Author Topic: Cutting the cable cord  (Read 1606 times)

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Offline PastyWhiteGuy

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Cutting the cable cord
« on: July 12, 2018, 02:05:13 AM »
We've got Google cable and with an upcoming rate change, we're trying to find a reliable alternative, preferably one with no hidden grenades. And one with a good record of service.

I'm hoping for a robust conversation with some great thoughts and ideas for a solution.

Thanks in advance.   :)
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Offline Aaron Hulett

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Re: Cutting the cable cord
« Reply #1 on: July 12, 2018, 03:26:44 AM »
Huku, Netflix, and Amazon Prime Instant Video here, along with over the air antenna. We haven't had cable TV for years. What can I help answer? :)

Offline GR@PH;<'S

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Re: Cutting the cable cord
« Reply #2 on: July 15, 2018, 08:00:50 PM »
PastyWhiteGuy,
Can not see the point in paying all that money out of cable just to watch all those repeats.

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Offline winchester73

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Re: Cutting the cable cord
« Reply #3 on: July 16, 2018, 09:59:36 PM »
Except for some regional and sports programming, most live programs can be viewed with Hulu With Live TV and/or Sling TV.
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Offline Corrine

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Re: Cutting the cable cord
« Reply #4 on: July 16, 2018, 10:59:08 PM »
Aaron, advice about a good over the air antenna would probably be helpful so they can get local channels with an HD TV. 

Dropping cable is a major discussion in the town Facebook group because there is a company in the area installing fiber (not Google) but does not offer cable service.  According to an article in the local newspaper yesterday, the major Internet TV services (Sling TV, DirecTV Now, and PlayStation Vue) are raising their prices $5/month. 

This may be helpful:  The 2018 Beginners Guide to Cord Cutting - Cord Cutters News.

Since you have Windows 10, there are also some TV apps in the Microsoft Store, not the best and many non-English or mixed English and other languages.  For example, Classic Movies is currently spotlighting John Wayne in "Rio Lobo" and has a bunch of Alfred Hitchock movies.  There are a lot of "shorts" (just a few minutes) but full movies such as "State Fair", "Grease", Some Elvis films and a bunch of movies from the 50's.  Another is TV for Windows.  It is out of PA and part of USTVNOW.com.  It is intended for US military families living overseas but selection "other" as the location when installing it works.  The free version only has ABC, CBS, CW, NBC, the local PBS and my9 ("MyNetworkTV").  They had FOX until recently but, for some reason, that was removed.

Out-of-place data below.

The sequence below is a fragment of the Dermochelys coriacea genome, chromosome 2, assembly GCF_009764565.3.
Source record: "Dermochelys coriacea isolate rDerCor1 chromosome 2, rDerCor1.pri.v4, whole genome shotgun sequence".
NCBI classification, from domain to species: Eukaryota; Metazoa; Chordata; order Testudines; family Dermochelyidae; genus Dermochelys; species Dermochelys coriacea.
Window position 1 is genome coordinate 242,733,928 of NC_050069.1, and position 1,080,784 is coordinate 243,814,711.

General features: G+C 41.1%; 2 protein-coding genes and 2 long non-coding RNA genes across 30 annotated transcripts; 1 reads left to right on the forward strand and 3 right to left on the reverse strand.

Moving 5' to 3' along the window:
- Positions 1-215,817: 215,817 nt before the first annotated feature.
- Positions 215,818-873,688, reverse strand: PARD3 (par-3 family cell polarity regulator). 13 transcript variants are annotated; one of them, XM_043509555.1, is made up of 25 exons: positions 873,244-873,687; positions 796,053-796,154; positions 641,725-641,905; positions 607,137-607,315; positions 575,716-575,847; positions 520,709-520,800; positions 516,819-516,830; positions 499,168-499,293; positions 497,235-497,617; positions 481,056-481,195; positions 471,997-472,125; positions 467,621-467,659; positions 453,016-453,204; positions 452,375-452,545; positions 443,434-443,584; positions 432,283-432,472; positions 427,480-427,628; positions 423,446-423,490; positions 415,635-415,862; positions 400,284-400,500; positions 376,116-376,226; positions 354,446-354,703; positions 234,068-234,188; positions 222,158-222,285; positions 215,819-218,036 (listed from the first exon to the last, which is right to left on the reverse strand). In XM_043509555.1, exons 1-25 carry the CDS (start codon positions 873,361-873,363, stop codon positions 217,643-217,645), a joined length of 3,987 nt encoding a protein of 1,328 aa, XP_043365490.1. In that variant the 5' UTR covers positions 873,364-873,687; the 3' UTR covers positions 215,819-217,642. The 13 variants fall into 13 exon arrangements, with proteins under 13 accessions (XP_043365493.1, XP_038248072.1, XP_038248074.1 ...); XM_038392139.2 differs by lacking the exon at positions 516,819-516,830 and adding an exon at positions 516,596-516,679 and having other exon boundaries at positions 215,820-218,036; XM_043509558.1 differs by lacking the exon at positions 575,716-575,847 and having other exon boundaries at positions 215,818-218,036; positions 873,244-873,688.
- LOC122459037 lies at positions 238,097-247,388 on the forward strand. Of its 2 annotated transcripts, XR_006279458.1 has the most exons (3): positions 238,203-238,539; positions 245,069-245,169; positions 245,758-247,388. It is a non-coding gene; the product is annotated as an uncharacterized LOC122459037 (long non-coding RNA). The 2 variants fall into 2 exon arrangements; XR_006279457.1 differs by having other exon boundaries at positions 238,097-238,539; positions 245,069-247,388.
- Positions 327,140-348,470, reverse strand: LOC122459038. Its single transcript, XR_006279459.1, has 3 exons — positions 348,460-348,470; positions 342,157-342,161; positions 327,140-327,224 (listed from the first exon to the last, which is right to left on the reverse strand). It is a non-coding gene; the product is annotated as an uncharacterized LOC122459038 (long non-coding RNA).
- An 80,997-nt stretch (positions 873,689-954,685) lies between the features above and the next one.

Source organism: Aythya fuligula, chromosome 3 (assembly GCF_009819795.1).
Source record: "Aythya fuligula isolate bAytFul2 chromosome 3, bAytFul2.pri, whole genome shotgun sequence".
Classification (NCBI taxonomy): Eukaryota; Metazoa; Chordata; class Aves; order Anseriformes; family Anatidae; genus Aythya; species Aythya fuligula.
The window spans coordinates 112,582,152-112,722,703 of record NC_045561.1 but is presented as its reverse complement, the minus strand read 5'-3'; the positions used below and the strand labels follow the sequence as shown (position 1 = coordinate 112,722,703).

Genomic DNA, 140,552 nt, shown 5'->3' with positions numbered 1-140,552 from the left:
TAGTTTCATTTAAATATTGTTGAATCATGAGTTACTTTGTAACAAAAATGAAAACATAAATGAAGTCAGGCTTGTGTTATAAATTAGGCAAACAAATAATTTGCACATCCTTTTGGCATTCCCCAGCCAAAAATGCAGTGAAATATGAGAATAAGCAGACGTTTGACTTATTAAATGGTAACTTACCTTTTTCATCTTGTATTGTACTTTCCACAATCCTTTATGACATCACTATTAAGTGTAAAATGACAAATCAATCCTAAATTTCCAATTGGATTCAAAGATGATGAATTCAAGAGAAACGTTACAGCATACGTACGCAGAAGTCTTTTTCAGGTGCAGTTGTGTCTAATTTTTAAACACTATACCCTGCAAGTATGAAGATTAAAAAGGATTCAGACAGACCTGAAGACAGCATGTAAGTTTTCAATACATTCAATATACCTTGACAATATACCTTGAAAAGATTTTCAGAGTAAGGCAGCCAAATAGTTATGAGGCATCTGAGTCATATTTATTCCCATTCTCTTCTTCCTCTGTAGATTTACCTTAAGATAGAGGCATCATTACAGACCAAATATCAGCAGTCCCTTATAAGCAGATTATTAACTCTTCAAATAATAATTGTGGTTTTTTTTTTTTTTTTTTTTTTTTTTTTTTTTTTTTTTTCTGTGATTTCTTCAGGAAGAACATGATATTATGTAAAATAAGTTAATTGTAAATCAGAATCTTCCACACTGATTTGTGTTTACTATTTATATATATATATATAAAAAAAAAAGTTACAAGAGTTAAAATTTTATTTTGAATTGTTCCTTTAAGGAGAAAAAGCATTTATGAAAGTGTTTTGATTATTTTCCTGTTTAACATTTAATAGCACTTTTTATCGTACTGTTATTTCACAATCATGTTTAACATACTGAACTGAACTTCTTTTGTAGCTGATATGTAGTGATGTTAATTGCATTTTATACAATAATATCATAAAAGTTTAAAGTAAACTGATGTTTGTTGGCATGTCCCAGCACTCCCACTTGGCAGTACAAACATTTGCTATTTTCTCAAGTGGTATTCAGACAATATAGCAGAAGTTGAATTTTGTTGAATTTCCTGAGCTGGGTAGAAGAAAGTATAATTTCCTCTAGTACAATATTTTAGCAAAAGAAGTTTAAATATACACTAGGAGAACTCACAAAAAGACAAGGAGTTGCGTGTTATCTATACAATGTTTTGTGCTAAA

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Offline Pete!

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Re: Cutting the cable cord
« Reply #5 on: July 17, 2018, 12:01:24 PM »
Aaron, advice about a good over the air antenna would probably be helpful so they can get local channels with an HD TV.  .........
If I didn't live in a valley, I would have gone back to an antenna long ago.
After I got over the novelty of cable, I found myself watching the same channels, I used to get with "rabbit ears".

Looking at contour maps, I've estimated that I'd have to build a 100 foot tower (30-1/2 M) to get the same reception I got when I lived one town east of here.....

Not sure what I'd be doing about internet. Maybe I'd still be using "NoScript" to make dial-up usable, and taking hours to do MS updates.

Offline techie

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Re: Cutting the cable cord
« Reply #6 on: July 17, 2018, 08:09:25 PM »
Aaron, advice about a good over the air antenna would probably be helpful so they can get local channels with an HD TV.  .........
If I didn't live in a valley, I would have gone back to an antenna long ago.
After I got over the novelty of cable, I found myself watching the same channels, I used to get with "rabbit ears".

Looking at contour maps, I've estimated that I'd have to build a 100 foot tower (30-1/2 M) to get the same reception I got when I lived one town east of here.....

Not sure what I'd be doing about internet. Maybe I'd still be using "NoScript" to make dial-up usable, and taking hours to do MS updates.

I live in a valley between two mountains or very large hills and I didn't have to do any crazy tower to receive HD channels over the air. You just have to know the direction. Cable is pretty much a ripoff, I do have cable because even if I cut the cord, I have to pay for internet service. Then I have to pay for the extra services like Netflix, Hulu, etc. I as well do watch sports and none of them offer what I want. If I was to stream everything I would have to pay even more for internet service, because there is data caps. The alternative internet is a no go, absolutely useless in my area.

Offline techie

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Re: Cutting the cable cord
« Reply #7 on: July 17, 2018, 08:54:30 PM »
Some things I don't like on a Cable bill, you get hit with a sports access fee, a local channel fee. If you want HD, then your paying for a box, another fee. If you want anything more than extended basic, then you have to have a box. The cable companies broadcast in digital format and that's what your TV will receive. If it's a QAM capable TV then you receive local channels, i.e. ABC, NBC, CBS, Fox and PBS in HD. This is because the FCC doesn't allow the cable companies to block there HD transmission, on over the air channels.